As a preacher and communicator, I am a big proponent of knowing who you are speaking to. As John Stott reminded us, we who preach live in “two worlds” — the world of the Bible and our own world. Fred Craddock taught us that good preaching flows out of a preacher who knows his God and his people.
Therefore, I try to craft my messages with my audience in mind. I think through different life situations and scenarios. Before I head for the stage, I usually look around and remind myself who is in the room.
But I never know everybody. This was brought home to me once again this past Sunday.
After our first service, a young lady and her mother stopped to thank me for the service. As they spoke, the young lady began crying — and I mean really crying. Like sobbing. The mother apologized and then said this (and I’ll paraphrase): “This is our first time here. Her two year-old son just died this past Friday.”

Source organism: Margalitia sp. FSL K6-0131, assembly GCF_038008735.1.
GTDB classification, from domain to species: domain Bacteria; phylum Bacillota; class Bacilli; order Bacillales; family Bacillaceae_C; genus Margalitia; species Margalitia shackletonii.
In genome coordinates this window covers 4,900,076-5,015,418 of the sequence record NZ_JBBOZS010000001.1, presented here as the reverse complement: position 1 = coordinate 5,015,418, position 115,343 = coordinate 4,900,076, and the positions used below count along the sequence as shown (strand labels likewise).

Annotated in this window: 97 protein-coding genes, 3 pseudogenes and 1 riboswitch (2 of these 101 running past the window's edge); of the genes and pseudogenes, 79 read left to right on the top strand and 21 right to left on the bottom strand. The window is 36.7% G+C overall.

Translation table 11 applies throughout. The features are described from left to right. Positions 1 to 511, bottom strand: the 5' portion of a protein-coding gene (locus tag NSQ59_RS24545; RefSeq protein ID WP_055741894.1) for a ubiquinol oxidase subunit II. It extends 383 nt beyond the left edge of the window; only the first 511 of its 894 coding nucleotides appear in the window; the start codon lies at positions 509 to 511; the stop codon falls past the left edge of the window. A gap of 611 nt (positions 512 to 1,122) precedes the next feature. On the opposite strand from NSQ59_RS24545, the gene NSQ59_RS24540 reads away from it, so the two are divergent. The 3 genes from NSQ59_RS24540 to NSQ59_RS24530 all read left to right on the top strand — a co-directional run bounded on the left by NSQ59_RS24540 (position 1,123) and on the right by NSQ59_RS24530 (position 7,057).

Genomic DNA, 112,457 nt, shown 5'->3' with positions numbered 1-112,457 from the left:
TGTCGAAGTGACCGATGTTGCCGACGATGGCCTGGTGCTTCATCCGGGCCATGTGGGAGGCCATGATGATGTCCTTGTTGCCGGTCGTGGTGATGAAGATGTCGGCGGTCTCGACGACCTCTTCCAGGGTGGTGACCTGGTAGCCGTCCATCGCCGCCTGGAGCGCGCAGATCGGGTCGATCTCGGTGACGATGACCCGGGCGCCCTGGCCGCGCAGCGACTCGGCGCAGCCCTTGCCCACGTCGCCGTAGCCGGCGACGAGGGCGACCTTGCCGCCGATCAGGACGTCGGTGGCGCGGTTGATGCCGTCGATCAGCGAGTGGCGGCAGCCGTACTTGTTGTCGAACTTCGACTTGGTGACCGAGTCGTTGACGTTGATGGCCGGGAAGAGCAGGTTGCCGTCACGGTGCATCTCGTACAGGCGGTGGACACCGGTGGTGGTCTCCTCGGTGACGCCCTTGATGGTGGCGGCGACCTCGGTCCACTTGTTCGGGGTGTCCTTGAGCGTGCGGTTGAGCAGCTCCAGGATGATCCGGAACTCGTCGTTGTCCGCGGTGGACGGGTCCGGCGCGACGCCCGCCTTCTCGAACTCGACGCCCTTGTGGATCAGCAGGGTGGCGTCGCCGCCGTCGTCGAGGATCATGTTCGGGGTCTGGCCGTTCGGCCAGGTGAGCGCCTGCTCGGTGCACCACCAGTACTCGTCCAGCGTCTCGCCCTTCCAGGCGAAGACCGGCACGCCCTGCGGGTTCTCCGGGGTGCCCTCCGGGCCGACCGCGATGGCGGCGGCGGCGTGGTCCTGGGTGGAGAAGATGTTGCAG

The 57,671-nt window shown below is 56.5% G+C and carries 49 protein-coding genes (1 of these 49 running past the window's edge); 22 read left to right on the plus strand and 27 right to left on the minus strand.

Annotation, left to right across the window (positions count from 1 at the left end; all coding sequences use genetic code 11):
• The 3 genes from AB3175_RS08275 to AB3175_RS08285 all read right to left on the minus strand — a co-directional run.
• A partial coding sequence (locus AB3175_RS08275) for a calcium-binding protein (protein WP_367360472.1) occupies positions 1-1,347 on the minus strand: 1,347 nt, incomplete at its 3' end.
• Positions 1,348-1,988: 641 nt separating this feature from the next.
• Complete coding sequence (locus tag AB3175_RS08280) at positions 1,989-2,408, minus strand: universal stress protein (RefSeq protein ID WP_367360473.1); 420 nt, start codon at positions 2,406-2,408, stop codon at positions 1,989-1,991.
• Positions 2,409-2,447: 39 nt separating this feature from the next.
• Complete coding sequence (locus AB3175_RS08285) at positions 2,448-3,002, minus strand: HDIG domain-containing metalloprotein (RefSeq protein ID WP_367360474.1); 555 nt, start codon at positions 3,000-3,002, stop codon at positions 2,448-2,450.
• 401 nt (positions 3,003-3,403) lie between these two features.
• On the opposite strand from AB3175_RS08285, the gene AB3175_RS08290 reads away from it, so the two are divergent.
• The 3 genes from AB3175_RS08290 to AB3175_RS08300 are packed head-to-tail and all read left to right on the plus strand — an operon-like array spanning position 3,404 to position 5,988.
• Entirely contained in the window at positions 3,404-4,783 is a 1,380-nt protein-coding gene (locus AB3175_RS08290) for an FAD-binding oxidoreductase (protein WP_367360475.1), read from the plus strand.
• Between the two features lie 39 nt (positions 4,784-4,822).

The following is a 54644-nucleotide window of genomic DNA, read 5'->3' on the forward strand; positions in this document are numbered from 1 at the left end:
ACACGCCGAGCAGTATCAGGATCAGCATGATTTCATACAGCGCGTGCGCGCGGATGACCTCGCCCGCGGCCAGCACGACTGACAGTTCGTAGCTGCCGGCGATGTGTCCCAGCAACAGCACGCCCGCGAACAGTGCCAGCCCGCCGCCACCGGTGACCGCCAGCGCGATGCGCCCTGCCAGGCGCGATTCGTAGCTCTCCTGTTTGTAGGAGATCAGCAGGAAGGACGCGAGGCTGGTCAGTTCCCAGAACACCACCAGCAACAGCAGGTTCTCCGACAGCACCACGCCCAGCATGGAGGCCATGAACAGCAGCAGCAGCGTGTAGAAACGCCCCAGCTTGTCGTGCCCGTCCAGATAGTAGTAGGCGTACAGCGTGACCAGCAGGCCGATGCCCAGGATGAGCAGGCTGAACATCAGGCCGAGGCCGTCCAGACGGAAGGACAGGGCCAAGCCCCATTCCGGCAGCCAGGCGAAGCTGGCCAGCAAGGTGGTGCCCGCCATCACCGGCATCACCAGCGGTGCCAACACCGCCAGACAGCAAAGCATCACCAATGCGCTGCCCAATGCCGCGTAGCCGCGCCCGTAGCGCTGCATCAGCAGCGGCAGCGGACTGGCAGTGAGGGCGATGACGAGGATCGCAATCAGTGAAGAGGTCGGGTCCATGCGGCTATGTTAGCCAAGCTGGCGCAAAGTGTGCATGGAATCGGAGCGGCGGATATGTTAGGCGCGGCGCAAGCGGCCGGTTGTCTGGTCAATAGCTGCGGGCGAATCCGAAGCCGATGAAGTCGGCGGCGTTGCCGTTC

I immediately moved the three of us off to the side, to a place where we could speak without being interrupted. We spoke for about ten minutes. Those ten minutes reoriented the rest of my morning. Needless to say, they added a whole new dimension to the next service.
Later that night I received an email from the young mom. Part of it read, “The Onward message and music moved me in such a way to help me in my grieving.”
I must confess: as I prepped that message, having a grieving mom who just lost her two year-old son in audience was not on my mind. It will be next time, and not that it will happen every time I preach (I sure hope not!). But it was a sobering reminder that I never fully know who I am speaking to on any given weekend.
May it be a reminder to you as well. Whenever we step into the pulpit we represent God and his message to panoply of people who come from a variety of backgrounds, carrying different hopes and hurts.
My prayer is that God will use each of us to serve his purpose, in his time, in his way.